The Barbershop Chronicles is an exultant and unapologetic production.
This production is about black experience; it showcases black stories for the black people watching and it doesn’t apologise for that, nor should it. A white audience member will find much to enjoy and admire – the whip-sharp dialogue, the laugh-out-loud gags, the excellent delivery – but The Barber Shop Chronicles wasn’t written for them. In English theatre, this makes Inua Ellam’s script unusual; to see it on the Dorfman stage of the National Theatre is almost unprecedented. But this is exactly the sort of the production that we need to see commissioned and championed by our theatres. The lives depicted in The Barber Shop Chronicles aren’t extraordinary, but they are often untold. In other productions, these characters might be marginalised at best and parodied at worst. To see them acknowledged and celebrated in one of Europe’s best-known theatres is exciting but also entirely right.
The production goes out of its way to be inclusive and immersive. The audience is made to feel like they are in on the action, sat on one of the chairs waiting for their fade. In the time it takes to walk across the set to find your seat you might be ushered over to a barber’s chair, greeted like an old friend or asked how you want your hair cutting. There is a jubilant atmosphere – everyone is mingling, chatting and dancing to the radio and as a result it feels personal and intimate from the outset.
Bijan Sheibani’s direction is smart, but consciously unslick. Scene changes are semi-chaotic; the actors wheel chairs around the stage, break into choreographed dance and sing in harmony. There is always the faint noise of a top-ten tune from 2008 playing tinnily in the background and characters talk over one another, shouting to be heard. The relationships between men in the play are exquisitely drawn and beautifully realised by the cast. There is warmth, humour and humanity throughout. Matters of both international and personal importance are discussed, but also withheld. Williams is excellent at playing with low and high rhetoric; one moment the characters are jovially mocking Winston about his girlfriend and the next scene might shift to a monologue about Mandela and his betrayal black South Africans. Presuppositions and audience expectations are challenged at every turn.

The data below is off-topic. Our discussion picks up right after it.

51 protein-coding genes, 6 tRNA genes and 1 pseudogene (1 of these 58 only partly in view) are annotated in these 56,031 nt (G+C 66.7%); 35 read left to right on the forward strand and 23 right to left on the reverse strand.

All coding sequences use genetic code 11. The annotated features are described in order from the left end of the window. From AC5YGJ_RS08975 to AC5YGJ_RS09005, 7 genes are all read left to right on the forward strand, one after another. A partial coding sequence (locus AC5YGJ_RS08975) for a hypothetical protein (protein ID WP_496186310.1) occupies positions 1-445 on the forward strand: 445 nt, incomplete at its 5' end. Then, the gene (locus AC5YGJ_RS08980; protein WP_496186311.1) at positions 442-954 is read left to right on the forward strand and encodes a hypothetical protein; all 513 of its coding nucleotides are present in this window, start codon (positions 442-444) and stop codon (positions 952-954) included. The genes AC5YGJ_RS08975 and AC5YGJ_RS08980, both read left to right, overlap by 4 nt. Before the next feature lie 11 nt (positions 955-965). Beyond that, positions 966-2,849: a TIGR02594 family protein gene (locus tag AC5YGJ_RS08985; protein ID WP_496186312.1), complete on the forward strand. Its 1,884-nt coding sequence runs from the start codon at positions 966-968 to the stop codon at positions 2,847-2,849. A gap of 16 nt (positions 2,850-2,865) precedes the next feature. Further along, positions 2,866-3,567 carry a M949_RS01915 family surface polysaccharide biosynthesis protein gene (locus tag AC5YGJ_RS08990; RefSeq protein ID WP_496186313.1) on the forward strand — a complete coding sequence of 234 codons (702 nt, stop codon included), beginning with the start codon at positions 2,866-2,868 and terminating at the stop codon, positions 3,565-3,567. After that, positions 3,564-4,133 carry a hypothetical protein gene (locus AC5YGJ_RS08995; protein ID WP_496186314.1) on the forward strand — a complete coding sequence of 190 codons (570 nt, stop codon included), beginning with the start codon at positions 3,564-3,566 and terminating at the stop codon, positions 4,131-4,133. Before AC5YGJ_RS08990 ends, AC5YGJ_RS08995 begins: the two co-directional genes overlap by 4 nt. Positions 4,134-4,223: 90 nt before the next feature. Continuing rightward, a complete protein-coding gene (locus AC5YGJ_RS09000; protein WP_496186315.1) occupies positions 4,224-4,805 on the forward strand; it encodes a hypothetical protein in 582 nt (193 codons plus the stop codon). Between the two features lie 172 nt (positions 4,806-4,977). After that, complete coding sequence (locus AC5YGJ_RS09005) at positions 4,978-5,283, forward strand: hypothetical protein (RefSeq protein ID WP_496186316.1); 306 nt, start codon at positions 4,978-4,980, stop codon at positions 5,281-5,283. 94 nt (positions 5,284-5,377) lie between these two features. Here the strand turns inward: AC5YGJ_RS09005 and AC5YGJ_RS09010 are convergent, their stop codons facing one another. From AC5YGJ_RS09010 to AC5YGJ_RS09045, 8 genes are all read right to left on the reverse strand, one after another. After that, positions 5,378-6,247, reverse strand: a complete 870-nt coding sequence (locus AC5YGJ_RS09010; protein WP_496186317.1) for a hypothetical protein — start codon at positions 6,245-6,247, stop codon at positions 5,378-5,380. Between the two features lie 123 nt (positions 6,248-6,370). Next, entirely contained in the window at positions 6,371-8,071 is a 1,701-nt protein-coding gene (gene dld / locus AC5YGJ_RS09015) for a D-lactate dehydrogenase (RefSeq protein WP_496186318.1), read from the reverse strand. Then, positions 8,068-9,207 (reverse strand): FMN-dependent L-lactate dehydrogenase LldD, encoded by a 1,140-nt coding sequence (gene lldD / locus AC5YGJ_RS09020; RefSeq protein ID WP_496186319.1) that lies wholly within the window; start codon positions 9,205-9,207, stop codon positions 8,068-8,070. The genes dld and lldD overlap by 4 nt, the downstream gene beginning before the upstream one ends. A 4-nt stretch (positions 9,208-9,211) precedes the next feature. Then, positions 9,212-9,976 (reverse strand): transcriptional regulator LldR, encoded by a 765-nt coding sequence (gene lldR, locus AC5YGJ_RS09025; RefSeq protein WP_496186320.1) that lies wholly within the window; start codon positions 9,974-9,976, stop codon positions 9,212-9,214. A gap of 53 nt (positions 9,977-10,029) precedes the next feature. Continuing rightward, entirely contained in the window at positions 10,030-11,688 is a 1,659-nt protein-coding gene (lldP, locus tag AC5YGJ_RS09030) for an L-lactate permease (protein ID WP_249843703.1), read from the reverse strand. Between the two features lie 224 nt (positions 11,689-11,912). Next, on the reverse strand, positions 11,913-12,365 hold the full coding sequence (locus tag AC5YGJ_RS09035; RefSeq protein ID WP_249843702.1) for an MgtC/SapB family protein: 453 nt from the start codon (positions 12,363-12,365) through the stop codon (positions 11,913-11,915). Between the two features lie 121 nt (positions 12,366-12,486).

Perhaps only in the final scene does the writing threaten to become trite. When Ethan, a young black British actor, comes to the shop for a haircut before an audition, the dialogue turns to black masculinity and the different models for exploring it. The message has, however, been made by this point. There are many ways of being black, being male and being displaced, all of which are equally legitimate. The play ends on a jarringly sincere note, an earnestness which feels at odds with the rest of the dialogue. But this is a small scruple.
The Barbershop Chronicles is an exultant and unapologetic production. It is smart, thoughtful and uplifting. Never have I seen such a diverse audience at a London theatre; which surely means that the creative team behind this production achieved what they set out to do. I have no doubt that the success of this run will ensure that other minority ethnic voices find it easier in the future to find a platform and have their voices heard.